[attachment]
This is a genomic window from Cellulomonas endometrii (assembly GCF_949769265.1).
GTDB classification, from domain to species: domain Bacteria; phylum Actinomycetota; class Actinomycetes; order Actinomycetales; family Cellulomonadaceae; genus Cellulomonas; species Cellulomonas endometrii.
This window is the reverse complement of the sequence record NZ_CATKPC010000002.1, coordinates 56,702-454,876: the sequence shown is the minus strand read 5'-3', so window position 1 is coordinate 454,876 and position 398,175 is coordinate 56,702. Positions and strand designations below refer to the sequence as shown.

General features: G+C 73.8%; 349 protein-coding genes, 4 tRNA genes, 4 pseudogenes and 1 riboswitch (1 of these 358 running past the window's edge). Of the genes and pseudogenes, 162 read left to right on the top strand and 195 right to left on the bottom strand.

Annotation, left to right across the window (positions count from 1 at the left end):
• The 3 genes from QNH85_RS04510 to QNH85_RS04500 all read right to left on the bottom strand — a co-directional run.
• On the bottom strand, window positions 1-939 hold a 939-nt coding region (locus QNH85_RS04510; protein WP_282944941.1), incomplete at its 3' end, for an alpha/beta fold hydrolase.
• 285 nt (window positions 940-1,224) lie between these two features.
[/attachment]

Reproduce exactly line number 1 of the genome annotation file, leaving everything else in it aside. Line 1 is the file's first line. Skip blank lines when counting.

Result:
This is a genomic window from Cellulomonas endometrii (assembly GCF_949769265.1).